Commodore Perry FCU President Thomas Renz said last week the reason the $32 million credit union filed an exam appeal–an accusation an NCUA examiner retaliated against the credit union in the form of a riskier CAMEL score–has been lost in the appeals process.
Renz said communication from the NCUA conflicts with his understanding of the appeals process, leaving him unsure how to prepare for his appearance before the NCUA’s Supervisory Review Committee, scheduled for the week of Nov. 5 pending agreement by both parties on an exact date and time.
Rather than prove the exam was inaccurate or that the examiner retaliated, Renz said he has been instead been told the credit union must prove Regional Director Herb Yolles’ reasoning was “erroneous” when he denied the original appeal.
That’s a problem, Renz said, because when Yolles denied the appeal at the regional level, he did not consider CPFCU’s documented evidence that disproves the 2011 exam findings.
Renz quoted Yolles as saying in an Aug. 8 letter that he denied the credit union’s appeal because the exam was “consistent with NCUA policies and practices.” Renz said Yolles also wrote in the letter that because the exam followed NCUA policy, he did not find the report or CAMEL coding to be “retaliatory in nature.”
Renz said while some findings from the credit union’s 2011 exam were justified, others were inaccurate, and those inaccurate findings were used as justification to lower the credit union’s CAMEL score.
“I understand that the burden should be on us, but given the weaknesses in the appeals process, they’re not even looking at the original issues at this point,” Renz said.
Attorney Bruce Jolly, of the Oakton, Va.-based law firm Reed & Jolly PLC, said he’s never had a credit union client take an exam appeal all the way to the SRC but said as he understands the appeals process, the NCUA is right. He said according to the Administrative Procedures Act, the Commodore Perry faces “an enormous burden of proof” to convince the SRC that Yolles “abused his discretion” when he decided to deny the appeal.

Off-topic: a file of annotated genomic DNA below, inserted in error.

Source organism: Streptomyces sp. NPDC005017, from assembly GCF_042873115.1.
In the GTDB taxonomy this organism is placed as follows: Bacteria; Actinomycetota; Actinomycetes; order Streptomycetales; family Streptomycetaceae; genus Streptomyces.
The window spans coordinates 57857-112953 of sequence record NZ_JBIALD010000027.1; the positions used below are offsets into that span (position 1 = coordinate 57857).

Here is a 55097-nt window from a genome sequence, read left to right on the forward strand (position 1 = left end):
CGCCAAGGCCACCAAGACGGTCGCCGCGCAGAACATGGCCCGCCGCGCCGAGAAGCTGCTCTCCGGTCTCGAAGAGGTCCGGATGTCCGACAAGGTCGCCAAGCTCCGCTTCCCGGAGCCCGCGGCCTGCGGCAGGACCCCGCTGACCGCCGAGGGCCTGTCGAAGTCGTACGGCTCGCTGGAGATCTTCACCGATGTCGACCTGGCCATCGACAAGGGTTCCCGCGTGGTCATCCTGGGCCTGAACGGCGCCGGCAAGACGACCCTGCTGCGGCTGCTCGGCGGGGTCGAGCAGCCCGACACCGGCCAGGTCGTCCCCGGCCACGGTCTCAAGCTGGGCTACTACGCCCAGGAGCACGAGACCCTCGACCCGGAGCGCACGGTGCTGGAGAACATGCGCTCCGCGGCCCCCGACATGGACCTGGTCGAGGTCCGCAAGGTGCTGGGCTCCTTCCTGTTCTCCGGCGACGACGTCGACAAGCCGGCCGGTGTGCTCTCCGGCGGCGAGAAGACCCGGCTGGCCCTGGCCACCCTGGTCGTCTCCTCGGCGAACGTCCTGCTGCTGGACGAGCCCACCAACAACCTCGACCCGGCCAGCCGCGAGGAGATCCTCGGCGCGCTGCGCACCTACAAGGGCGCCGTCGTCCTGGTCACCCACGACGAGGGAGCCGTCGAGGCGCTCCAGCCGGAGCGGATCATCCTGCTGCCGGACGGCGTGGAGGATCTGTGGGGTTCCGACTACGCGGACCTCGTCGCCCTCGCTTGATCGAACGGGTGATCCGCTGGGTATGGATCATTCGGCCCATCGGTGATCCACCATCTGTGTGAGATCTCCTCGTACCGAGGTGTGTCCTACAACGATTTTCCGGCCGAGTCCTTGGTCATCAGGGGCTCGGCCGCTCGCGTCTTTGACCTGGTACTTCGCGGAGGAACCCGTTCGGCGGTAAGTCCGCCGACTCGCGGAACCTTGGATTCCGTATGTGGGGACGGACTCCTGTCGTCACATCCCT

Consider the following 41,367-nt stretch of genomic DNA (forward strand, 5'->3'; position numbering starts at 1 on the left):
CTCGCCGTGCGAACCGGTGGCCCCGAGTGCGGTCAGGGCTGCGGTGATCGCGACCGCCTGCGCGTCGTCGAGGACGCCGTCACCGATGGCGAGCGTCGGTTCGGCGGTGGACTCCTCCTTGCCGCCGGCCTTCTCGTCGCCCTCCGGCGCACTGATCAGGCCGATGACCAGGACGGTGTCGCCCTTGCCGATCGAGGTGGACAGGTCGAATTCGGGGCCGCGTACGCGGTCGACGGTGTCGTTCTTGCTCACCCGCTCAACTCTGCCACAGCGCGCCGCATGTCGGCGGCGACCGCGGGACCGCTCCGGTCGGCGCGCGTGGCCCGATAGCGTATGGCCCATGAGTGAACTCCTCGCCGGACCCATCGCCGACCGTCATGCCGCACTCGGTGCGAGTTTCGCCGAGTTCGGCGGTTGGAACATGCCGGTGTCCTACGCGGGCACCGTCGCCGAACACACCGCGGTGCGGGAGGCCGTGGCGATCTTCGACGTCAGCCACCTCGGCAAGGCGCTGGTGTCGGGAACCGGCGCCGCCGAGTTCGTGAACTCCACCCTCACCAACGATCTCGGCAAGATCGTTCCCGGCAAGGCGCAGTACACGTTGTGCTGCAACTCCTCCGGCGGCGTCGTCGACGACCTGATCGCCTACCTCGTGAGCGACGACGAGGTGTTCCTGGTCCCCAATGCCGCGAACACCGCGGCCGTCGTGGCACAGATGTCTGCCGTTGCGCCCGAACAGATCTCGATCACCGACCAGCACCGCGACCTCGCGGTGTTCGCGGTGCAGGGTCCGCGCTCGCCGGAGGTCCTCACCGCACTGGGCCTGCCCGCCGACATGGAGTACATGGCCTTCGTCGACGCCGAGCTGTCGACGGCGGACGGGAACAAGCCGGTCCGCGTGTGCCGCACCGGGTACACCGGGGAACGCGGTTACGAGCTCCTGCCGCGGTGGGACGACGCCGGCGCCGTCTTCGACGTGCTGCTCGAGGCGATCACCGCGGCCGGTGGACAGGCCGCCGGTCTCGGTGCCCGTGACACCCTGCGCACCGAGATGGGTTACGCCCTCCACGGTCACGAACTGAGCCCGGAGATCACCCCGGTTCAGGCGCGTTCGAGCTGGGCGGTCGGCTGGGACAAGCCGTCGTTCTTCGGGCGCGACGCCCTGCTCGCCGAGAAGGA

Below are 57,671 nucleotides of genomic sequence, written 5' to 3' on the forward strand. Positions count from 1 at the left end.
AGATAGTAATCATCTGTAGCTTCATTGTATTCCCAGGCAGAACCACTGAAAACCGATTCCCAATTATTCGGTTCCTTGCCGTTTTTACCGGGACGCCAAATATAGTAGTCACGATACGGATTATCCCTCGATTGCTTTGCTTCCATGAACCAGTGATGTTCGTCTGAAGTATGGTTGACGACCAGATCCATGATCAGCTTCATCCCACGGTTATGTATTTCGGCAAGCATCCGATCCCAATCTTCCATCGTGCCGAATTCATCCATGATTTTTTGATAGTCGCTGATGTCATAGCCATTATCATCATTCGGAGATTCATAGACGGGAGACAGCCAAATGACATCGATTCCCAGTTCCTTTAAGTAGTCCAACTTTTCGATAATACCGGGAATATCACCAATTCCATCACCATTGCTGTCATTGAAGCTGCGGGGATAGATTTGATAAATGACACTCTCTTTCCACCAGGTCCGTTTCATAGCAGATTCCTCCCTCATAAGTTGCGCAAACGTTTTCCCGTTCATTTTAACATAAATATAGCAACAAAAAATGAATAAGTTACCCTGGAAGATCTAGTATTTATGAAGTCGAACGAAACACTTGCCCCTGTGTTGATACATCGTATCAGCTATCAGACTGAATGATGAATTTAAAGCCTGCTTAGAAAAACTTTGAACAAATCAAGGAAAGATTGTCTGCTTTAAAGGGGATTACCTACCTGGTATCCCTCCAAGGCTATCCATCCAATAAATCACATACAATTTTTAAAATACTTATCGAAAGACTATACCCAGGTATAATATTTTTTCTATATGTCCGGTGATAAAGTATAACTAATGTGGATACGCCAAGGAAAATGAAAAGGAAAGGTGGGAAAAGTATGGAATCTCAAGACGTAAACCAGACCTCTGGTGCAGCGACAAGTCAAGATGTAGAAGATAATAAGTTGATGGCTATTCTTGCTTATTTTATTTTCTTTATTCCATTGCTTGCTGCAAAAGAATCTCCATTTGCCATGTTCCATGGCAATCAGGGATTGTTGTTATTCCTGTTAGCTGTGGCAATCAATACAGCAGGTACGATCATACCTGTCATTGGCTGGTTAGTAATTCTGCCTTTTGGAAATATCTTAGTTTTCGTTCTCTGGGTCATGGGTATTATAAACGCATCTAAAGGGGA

“The whole controversy around the examiner’s approach and attitude, it literally isn’t on the table,” Jolly said. “But, that’s exactly the way the exam appeal process is set up.”
Jolly said the question facing the SRC isn’t whether or not Yolles reviewed the credit union’s evidence, or if he would have changed his mind had he reviewed it. Instead, the committee will decide whether or not Yolles had enough evidence to arrive at his decision, and whether or not he abused the appeals process when he denied CPFCU’s appeal.
“They certainly have the right to argue that [Yolles] couldn’t have made the right decision because they have all this evidence he didn’t review,” he said.
However, NCUA Executive Director David Marquis told Credit Union Times that SRC Chairman Joy Lee will, indeed, consider CPFCU’s evidence that the examination findings were incorrect. If Lee and her committee decide any exam finding is “questionable and not sustainable,” it can be overturned, Marquis said. Such a finding may or may not be enough to warrant an improved CAMEL score.
“It depends upon the rest of the findings. Those are all things (the SRC) will have to review,” he said.
CPFCU claims its examiner retaliated by reporting inaccurate exam findings because management complained to the NCUA that he sexually harassed and bullied CPFCU employees. The supervisory examiner who took the complaint passed it along to the NCUA’s Office of Inspector General per NCUA rules, and the OIG’s office immediately investigated the complaint, interviewing the examiner before CPFCU’s exam was complete.
The OIG backed up the examiner, saying Oct. 4 it did not find evidence of retaliation.
Regardless of the outcome, Jolly said by taking its appeal to the SRC, “the credit union has helped shine a light on an entire set of processes that a credit union encounters when it confronts what it considers to be a bad exam.”
Renz also told Credit Union Times the methodology behind how NCUA examiners assign CAMEL codes and risk scores is also unclear. In a Sept. 25 letter from Yolles to CPFCU further clarifying the reasons for the appeal denial, Renz said Yolles wrote “the Examination Overview is not intended to be a justification of the risk ratings or the CAMEL codes.”
“It is my understanding that the Administrative Procedures Act requires a reasonable explanation for these types of ratings and codes to prevent arbitrary and capricious findings, and if a Regional Office of the NCUA is stating that the only part of the examination report that discusses these codes is not the explanation, then what is?” he said.
Yolles did provide some justification for the codes in the Sept. 25 letter, Renz said, but he called them “weak, irrelevant and outdated”; specifically, references to examination findings in 2010 and 2009. Furthermore, Renz said Yolles’ explanation, which he declined to make public, differ from the exceptions listed on the 2011 exam overview and resulting Document of Resolution.
Marquis said if a credit union receives a DOR, it should contain the exam findings that would lead to a weaker CAMEL score. He added that the exam overview is intended to be more of a “broader discussion” of exam findings, conclusions and solutions.